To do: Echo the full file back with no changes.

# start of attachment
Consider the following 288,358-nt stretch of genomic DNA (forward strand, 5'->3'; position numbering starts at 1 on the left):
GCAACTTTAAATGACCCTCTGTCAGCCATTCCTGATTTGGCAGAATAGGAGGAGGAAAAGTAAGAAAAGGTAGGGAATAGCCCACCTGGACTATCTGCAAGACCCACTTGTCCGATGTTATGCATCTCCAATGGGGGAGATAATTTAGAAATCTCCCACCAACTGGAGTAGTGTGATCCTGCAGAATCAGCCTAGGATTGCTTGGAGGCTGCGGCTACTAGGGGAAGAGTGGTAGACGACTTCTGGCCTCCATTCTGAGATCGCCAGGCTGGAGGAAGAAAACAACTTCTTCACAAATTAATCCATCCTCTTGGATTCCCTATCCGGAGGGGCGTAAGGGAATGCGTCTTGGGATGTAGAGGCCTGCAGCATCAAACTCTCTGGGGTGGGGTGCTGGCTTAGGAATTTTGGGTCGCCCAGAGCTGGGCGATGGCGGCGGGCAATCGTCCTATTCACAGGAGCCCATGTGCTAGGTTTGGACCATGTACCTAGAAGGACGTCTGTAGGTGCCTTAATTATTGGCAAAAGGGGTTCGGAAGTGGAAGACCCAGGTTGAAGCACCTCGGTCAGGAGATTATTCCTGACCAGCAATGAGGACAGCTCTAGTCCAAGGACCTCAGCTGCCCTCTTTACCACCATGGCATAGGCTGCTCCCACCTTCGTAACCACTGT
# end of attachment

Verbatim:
Consider the following 288,358-nt stretch of genomic DNA (forward strand, 5'->3'; position numbering starts at 1 on the left):
GCAACTTTAAATGACCCTCTGTCAGCCATTCCTGATTTGGCAGAATAGGAGGAGGAAAAGTAAGAAAAGGTAGGGAATAGCCCACCTGGACTATCTGCAAGACCCACTTGTCCGATGTTATGCATCTCCAATGGGGGAGATAATTTAGAAATCTCCCACCAACTGGAGTAGTGTGATCCTGCAGAATCAGCCTAGGATTGCTTGGAGGCTGCGGCTACTAGGGGAAGAGTGGTAGACGACTTCTGGCCTCCATTCTGAGATCGCCAGGCTGGAGGAAGAAAACAACTTCTTCACAAATTAATCCATCCTCTTGGATTCCCTATCCGGAGGGGCGTAAGGGAATGCGTCTTGGGATGTAGAGGCCTGCAGCATCAAACTCTCTGGGGTGGGGTGCTGGCTTAGGAATTTTGGGTCGCCCAGAGCTGGGCGATGGCGGCGGGCAATCGTCCTATTCACAGGAGCCCATGTGCTAGGTTTGGACCATGTACCTAGAAGGACGTCTGTAGGTGCCTTAATTATTGGCAAAAGGGGTTCGGAAGTGGAAGACCCAGGTTGAAGCACCTCGGTCAGGAGATTATTCCTGACCAGCAATGAGGACAGCTCTAGTCCAAGGACCTCAGCTGCCCTCTTTACCACCATGGCATAGGCTGCTCCCACCTTCGTAACCACTGT